What Happens if I Violate My Probation in the State of Florida?
It is not uncommon for an individual who has been convicted of certain crimes in the state of Florida to be placed on probation, either in place of incarceration or after having served a sentence of incarceration. Many individuals who are on probation ending up breaking the terms and conditions of their probation, simply because there are a lot of requirements to follow. When you violate one or more of the conditions of your probation, you may face legal proceedings for the revocation of your probation under Florida law.
Technical Probation Violations
Probation typically comes with many terms and conditions. If you don’t comply with one or several of these conditions, your probation officer may file documents indicating that you have violated your probation. Examples of technical probation violations include violations of conditions such as failing to complete community service hours, failing to pay fees, skipping appointments with your probation officer, failing to complete services as ordered by the court, such as anger management or substance abuse classes, and failing a drug test. Keep in mind that even the slightest violation of one rule could result in the revocation of your probation.
Probation Violations as a Result of New Criminal Charges
Another term of your probation is that you will not break the law and will not commit any additional crimes. Therefore, if you are arrested and/or charged with another crime while you are on probation, you very well also face probation revocation proceedings, which often result in a jail or prison sentence. These are often referred to as “new law” or “substantive” violations of probation.
Probation Revocation Proceedings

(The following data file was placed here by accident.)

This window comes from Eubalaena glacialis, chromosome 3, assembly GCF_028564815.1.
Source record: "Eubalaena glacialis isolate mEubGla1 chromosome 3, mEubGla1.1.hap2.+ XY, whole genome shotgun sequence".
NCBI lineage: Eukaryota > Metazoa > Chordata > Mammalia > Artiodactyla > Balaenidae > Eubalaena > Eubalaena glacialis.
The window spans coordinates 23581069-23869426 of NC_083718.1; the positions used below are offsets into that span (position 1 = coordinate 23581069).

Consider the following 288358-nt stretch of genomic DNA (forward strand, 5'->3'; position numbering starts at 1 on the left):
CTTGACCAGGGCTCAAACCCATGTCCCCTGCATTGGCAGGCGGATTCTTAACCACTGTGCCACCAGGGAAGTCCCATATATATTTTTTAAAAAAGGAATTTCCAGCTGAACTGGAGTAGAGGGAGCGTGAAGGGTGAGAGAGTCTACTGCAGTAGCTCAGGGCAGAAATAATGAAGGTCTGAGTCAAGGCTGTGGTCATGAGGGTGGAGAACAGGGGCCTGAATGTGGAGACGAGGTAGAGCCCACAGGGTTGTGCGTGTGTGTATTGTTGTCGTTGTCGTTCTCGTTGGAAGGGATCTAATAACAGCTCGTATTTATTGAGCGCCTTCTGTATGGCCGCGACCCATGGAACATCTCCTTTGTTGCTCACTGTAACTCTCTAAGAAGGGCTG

In many cases, if you arrested on allegations that you have violated your probation, the judge may not grant you a bond. This means that you will have to sit in jail, often for days or weeks, before your case is resolved. If the court finds that you violated your probation, you may end up serving a jail or prison sentence, or you could be reinstated to probation, depending on the circumstances.
New Florida Law Regarding Technical Violations Now in Effect
The good news is that a new state law, which took effect on July 1, 2016, allows the Chief Judge of each Circuit, in consultation with the State Attorney and Public Defender, to create an alternative sentencing scheme for those individuals who are accused of a technical probation violation. A probationer will have the option of admitting to the violation, waiving his or her right to legal counsel, and participating in the program, or the legal proceedings on probation revocation will progress just as they did prior to the new law. The new law also does not apply to those who allegedly have committed “new law” or “substantive” violations.
Reach Out to Us for Assistance
Whether you are facing allegation of a probation violation or simply accused of a criminal offense, the Florida criminal defense attorneys of Salazar & Kelly Law Group, P.A., are dedicated to defending your rights. We have the legal knowledge and skills necessary to represent your interests throughout your criminal proceedings by building a strong defense on your behalf. Our goal is to minimize your exposure to criminal penalties and help you get through your legal case as efficiently and successfully as possible. Contact our office at 407-483-0500 and set up a time to speak with us at your earliest convenience.